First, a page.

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Monday, September 6, 2010

Scaling the BBC iPlayer to handle demand with PHP

One of the key goals we set ourselves when we developed the new iPlayer was that it would have to be fast to use. We understand that any delay in getting you to the video is frustrating as the site is just a jumping off point into TV and Radio content.

But how do we make things fast? Displaying a web page in the browser contains many steps, some we can control some we can't. Time spent for the request and response travelling over the network we can't control, but we can control how long the pages take to generate and how large they are. We also have a degree of control over how long those pages can take to render in your browser.

We had our work cut out for us on the new version of iPlayer.

Personalised websites require much more processing power and data storage

The current site uses one back-end service that we pull data from to build the pages. The new site uses many more, and we both post and pull data from them.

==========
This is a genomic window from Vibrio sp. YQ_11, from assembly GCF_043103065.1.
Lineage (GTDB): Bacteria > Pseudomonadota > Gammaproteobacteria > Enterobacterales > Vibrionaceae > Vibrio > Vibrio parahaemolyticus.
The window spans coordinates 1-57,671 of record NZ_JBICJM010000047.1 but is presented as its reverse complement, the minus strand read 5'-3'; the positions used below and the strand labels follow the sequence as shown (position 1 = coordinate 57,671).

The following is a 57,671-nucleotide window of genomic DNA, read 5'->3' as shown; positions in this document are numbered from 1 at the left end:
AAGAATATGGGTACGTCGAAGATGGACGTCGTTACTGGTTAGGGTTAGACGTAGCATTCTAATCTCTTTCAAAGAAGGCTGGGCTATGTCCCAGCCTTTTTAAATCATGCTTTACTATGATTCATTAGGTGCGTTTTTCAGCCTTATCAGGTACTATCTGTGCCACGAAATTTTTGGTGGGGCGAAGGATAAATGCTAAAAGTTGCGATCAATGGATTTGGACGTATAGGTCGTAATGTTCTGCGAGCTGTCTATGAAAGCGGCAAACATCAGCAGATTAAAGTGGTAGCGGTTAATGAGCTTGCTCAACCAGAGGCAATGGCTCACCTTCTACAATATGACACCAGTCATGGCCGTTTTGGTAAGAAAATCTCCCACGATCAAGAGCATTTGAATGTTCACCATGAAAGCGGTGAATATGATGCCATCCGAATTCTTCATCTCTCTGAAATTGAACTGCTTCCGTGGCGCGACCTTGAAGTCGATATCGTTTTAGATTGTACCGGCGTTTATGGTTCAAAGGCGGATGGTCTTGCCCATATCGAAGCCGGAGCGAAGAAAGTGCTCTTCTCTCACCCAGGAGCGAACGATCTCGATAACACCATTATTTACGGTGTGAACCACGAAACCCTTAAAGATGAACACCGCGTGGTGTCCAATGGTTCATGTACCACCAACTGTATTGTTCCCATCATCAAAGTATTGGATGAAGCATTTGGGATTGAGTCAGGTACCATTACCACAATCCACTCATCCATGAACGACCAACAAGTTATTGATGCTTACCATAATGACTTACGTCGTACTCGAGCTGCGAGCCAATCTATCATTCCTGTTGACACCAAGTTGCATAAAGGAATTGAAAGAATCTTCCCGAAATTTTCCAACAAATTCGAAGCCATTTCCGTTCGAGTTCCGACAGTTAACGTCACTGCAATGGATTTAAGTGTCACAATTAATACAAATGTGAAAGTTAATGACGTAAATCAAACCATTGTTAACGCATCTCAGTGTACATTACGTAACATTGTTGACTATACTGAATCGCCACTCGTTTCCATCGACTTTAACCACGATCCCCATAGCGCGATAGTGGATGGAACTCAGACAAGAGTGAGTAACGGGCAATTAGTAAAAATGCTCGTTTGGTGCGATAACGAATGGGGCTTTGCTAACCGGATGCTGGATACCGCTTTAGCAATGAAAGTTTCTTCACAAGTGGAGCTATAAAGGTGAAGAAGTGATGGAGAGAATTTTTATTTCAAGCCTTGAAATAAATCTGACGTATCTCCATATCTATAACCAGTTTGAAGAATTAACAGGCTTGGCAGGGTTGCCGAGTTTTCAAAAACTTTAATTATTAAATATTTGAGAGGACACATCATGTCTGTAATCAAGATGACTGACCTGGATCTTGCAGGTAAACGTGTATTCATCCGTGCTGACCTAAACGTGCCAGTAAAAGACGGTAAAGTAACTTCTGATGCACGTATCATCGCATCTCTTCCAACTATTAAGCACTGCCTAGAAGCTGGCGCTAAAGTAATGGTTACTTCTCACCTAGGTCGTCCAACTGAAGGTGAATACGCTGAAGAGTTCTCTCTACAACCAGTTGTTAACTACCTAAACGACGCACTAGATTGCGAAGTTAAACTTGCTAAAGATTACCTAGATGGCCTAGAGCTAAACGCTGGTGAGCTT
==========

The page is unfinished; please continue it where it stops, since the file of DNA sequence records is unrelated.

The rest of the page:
This means that every returning user gets a different homepage. There's already a small amount of difference between each homepage on our current site (your recently played) but the new site is driven much more by your favourites, recommendations and friends; they're key parts of the experience and they have to be fast.

We started developing in PHP

The BBC is standardising on PHP as its web tier development tool. Our current site is developed using Perl and Server Side Includes, and it's something that's well understood, but our new web tier framework (based on Zend) means that teams can share components and modules. In fact, the team responsible for the social networking functionality develop modules that anyone within the BBC can integrate into their site easily.